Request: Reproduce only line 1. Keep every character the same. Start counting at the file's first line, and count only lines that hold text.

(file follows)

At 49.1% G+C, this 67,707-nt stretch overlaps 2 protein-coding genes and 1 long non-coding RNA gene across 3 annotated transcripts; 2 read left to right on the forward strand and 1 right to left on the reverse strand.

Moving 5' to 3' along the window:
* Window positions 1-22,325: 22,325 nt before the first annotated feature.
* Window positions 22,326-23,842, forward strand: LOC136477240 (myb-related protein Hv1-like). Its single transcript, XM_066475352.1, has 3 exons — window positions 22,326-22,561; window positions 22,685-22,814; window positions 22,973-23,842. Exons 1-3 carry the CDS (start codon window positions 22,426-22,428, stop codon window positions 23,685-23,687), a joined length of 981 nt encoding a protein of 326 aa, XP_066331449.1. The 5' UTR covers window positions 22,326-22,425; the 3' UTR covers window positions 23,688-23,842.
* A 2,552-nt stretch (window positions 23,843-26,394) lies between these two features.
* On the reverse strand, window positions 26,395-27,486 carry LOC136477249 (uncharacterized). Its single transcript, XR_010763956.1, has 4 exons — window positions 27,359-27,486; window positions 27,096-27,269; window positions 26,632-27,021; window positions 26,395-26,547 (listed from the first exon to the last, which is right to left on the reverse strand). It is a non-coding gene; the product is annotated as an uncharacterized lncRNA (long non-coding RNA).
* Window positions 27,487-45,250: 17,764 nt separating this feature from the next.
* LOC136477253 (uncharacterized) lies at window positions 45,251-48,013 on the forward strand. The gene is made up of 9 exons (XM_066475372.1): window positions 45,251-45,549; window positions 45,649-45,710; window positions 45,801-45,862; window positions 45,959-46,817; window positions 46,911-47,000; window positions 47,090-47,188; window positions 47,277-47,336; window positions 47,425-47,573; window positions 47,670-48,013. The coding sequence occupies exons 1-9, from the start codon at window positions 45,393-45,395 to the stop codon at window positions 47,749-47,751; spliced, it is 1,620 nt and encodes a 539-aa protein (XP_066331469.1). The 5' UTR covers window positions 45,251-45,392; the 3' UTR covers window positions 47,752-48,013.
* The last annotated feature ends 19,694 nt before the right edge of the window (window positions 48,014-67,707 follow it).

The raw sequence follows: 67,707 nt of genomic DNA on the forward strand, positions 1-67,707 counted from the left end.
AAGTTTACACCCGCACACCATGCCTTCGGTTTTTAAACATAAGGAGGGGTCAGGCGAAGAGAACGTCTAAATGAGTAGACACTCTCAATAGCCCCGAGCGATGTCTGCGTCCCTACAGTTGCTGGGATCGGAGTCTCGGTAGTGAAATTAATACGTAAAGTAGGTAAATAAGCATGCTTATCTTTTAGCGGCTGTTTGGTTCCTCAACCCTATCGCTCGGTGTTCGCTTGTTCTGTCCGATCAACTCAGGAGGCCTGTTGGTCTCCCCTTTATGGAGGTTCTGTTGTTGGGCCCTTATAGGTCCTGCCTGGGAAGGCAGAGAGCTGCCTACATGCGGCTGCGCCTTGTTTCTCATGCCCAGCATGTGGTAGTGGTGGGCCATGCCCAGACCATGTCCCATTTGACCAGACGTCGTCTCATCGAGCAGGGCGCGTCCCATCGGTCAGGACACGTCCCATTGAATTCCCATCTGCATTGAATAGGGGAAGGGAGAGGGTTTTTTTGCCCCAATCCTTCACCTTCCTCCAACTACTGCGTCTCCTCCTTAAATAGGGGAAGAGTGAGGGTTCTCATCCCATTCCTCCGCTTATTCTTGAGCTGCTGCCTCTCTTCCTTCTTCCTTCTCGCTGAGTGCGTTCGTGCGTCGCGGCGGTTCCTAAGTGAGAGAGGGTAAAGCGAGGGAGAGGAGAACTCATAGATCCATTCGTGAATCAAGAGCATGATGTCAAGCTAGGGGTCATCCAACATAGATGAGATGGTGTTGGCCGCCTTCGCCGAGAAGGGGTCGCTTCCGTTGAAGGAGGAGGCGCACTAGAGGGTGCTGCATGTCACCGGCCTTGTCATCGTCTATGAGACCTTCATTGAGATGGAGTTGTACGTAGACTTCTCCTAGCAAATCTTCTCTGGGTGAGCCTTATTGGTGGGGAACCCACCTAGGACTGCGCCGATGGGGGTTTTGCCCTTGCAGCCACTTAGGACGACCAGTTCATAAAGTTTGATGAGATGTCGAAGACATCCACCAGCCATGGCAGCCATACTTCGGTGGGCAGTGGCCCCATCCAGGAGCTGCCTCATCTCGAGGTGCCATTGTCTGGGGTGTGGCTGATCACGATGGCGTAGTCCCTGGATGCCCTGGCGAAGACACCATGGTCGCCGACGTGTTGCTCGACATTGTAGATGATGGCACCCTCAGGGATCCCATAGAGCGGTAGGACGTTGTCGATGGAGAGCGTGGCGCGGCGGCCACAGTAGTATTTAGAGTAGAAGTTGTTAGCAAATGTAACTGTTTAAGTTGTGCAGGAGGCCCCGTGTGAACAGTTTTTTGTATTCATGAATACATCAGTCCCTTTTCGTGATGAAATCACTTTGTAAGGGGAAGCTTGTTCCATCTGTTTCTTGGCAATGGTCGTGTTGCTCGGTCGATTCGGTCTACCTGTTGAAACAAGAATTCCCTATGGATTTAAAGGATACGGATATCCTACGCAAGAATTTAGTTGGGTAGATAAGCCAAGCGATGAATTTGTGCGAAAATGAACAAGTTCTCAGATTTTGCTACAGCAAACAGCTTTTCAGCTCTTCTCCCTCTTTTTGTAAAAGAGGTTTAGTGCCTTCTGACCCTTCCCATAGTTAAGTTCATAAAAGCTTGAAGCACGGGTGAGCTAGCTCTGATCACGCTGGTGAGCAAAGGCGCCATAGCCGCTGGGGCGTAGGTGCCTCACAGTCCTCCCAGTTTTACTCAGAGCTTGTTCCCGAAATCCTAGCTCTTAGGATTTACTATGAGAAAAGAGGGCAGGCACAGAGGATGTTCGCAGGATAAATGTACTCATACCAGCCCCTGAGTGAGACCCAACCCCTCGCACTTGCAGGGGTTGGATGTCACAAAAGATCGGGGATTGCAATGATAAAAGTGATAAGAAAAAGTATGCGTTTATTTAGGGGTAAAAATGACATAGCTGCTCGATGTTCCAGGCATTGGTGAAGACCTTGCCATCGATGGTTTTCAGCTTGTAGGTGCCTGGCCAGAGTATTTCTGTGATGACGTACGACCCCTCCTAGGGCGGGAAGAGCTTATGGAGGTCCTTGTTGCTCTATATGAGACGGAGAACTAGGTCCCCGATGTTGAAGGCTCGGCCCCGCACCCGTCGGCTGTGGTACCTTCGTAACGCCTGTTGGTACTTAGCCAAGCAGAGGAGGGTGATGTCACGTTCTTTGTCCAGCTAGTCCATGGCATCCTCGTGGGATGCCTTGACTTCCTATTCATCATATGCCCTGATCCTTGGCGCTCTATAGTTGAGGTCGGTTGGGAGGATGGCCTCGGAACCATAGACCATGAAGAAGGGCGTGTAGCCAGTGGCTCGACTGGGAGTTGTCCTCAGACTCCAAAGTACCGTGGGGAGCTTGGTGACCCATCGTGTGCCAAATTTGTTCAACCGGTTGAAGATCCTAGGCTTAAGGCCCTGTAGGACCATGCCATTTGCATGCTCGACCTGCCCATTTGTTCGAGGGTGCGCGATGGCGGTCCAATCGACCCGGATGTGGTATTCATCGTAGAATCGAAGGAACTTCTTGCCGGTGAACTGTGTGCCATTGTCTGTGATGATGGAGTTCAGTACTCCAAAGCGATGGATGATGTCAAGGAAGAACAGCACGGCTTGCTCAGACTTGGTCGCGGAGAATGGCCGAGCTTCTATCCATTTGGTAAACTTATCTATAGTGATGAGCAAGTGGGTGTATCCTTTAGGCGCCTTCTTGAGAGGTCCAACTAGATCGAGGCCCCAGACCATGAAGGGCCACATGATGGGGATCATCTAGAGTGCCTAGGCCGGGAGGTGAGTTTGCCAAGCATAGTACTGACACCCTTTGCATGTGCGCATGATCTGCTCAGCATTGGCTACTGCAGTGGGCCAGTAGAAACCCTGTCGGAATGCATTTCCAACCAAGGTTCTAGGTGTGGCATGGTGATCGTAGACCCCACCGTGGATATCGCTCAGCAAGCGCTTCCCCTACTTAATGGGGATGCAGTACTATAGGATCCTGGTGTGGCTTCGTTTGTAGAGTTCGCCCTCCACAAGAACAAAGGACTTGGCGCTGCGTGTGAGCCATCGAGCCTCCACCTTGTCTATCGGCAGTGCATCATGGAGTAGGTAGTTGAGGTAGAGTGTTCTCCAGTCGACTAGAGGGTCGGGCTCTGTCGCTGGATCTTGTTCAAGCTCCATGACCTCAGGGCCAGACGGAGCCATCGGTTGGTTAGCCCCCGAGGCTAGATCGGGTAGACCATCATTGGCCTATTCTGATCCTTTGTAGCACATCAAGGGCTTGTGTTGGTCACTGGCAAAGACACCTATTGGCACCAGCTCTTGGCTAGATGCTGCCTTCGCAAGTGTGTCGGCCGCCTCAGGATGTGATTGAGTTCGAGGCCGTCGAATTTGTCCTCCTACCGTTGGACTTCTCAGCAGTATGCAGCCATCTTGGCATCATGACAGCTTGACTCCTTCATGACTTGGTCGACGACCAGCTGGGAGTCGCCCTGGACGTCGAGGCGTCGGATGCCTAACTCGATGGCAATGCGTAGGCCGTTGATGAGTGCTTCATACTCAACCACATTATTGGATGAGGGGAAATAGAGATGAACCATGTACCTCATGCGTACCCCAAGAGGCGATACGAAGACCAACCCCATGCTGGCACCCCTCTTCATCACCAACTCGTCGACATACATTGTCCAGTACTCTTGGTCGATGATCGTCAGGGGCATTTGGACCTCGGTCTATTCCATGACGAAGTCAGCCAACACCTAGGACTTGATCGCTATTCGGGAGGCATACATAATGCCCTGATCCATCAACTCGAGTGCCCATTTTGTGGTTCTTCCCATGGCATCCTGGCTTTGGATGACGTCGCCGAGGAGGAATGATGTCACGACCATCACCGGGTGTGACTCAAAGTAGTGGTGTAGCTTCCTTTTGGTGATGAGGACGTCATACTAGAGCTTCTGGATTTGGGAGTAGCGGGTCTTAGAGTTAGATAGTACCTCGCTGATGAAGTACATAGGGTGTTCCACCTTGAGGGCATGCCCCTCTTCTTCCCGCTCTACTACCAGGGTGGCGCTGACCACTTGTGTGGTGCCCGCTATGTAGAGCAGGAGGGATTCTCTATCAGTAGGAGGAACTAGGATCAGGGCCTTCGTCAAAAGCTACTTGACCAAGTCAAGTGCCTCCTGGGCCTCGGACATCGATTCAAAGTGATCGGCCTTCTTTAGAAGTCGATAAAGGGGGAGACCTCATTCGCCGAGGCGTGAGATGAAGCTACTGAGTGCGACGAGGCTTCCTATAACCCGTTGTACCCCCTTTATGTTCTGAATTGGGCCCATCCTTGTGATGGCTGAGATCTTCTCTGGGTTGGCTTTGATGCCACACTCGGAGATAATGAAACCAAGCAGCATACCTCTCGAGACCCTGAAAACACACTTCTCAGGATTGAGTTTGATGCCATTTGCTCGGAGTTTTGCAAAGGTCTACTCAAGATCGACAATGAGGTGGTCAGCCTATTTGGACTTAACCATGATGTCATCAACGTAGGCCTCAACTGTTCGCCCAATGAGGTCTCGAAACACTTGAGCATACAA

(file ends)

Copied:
At 49.1% G+C, this 67,707-nt stretch overlaps 2 protein-coding genes and 1 long non-coding RNA gene across 3 annotated transcripts; 2 read left to right on the forward strand and 1 right to left on the reverse strand.